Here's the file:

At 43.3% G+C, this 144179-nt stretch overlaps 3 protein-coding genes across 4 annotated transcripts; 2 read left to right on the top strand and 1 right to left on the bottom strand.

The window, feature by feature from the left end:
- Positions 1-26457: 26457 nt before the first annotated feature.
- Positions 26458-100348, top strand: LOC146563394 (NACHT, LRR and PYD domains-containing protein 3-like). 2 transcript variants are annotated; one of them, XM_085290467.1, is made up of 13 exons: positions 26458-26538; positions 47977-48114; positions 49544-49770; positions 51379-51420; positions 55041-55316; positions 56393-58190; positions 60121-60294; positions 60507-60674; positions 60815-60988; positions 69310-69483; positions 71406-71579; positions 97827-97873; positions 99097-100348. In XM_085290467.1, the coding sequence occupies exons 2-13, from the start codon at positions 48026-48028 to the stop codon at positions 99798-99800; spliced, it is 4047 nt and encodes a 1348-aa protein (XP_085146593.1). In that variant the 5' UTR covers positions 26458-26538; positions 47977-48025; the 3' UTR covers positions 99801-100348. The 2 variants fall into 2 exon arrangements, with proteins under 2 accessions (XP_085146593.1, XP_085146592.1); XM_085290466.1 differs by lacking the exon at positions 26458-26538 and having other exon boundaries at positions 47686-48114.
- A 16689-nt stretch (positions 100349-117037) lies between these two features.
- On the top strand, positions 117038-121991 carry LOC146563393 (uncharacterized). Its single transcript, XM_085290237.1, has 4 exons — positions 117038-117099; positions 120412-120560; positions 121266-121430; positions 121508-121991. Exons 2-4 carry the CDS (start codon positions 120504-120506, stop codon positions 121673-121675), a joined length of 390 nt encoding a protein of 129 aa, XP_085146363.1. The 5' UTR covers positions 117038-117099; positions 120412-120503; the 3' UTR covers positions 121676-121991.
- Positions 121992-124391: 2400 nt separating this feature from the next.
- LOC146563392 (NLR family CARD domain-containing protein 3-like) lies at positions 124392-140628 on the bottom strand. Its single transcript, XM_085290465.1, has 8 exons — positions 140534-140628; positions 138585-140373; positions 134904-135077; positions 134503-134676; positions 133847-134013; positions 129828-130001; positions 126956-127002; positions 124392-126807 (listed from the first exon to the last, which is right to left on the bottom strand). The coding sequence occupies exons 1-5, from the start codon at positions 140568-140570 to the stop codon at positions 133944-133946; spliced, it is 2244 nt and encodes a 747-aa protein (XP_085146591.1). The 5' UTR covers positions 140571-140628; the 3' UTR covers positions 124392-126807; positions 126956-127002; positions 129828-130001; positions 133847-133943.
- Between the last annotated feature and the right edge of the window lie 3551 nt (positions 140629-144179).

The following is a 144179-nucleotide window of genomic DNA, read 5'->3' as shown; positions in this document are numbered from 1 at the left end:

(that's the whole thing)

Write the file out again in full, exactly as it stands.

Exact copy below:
At 43.3% G+C, this 144179-nt stretch overlaps 3 protein-coding genes across 4 annotated transcripts; 2 read left to right on the top strand and 1 right to left on the bottom strand.

The window, feature by feature from the left end:
- Positions 1-26457: 26457 nt before the first annotated feature.
- Positions 26458-100348, top strand: LOC146563394 (NACHT, LRR and PYD domains-containing protein 3-like). 2 transcript variants are annotated; one of them, XM_085290467.1, is made up of 13 exons: positions 26458-26538; positions 47977-48114; positions 49544-49770; positions 51379-51420; positions 55041-55316; positions 56393-58190; positions 60121-60294; positions 60507-60674; positions 60815-60988; positions 69310-69483; positions 71406-71579; positions 97827-97873; positions 99097-100348. In XM_085290467.1, the coding sequence occupies exons 2-13, from the start codon at positions 48026-48028 to the stop codon at positions 99798-99800; spliced, it is 4047 nt and encodes a 1348-aa protein (XP_085146593.1). In that variant the 5' UTR covers positions 26458-26538; positions 47977-48025; the 3' UTR covers positions 99801-100348. The 2 variants fall into 2 exon arrangements, with proteins under 2 accessions (XP_085146593.1, XP_085146592.1); XM_085290466.1 differs by lacking the exon at positions 26458-26538 and having other exon boundaries at positions 47686-48114.
- A 16689-nt stretch (positions 100349-117037) lies between these two features.
- On the top strand, positions 117038-121991 carry LOC146563393 (uncharacterized). Its single transcript, XM_085290237.1, has 4 exons — positions 117038-117099; positions 120412-120560; positions 121266-121430; positions 121508-121991. Exons 2-4 carry the CDS (start codon positions 120504-120506, stop codon positions 121673-121675), a joined length of 390 nt encoding a protein of 129 aa, XP_085146363.1. The 5' UTR covers positions 117038-117099; positions 120412-120503; the 3' UTR covers positions 121676-121991.
- Positions 121992-124391: 2400 nt separating this feature from the next.
- LOC146563392 (NLR family CARD domain-containing protein 3-like) lies at positions 124392-140628 on the bottom strand. Its single transcript, XM_085290465.1, has 8 exons — positions 140534-140628; positions 138585-140373; positions 134904-135077; positions 134503-134676; positions 133847-134013; positions 129828-130001; positions 126956-127002; positions 124392-126807 (listed from the first exon to the last, which is right to left on the bottom strand). The coding sequence occupies exons 1-5, from the start codon at positions 140568-140570 to the stop codon at positions 133944-133946; spliced, it is 2244 nt and encodes a 747-aa protein (XP_085146591.1). The 5' UTR covers positions 140571-140628; the 3' UTR covers positions 124392-126807; positions 126956-127002; positions 129828-130001; positions 133847-133943.
- Between the last annotated feature and the right edge of the window lie 3551 nt (positions 140629-144179).

The following is a 144179-nucleotide window of genomic DNA, read 5'->3' as shown; positions in this document are numbered from 1 at the left end: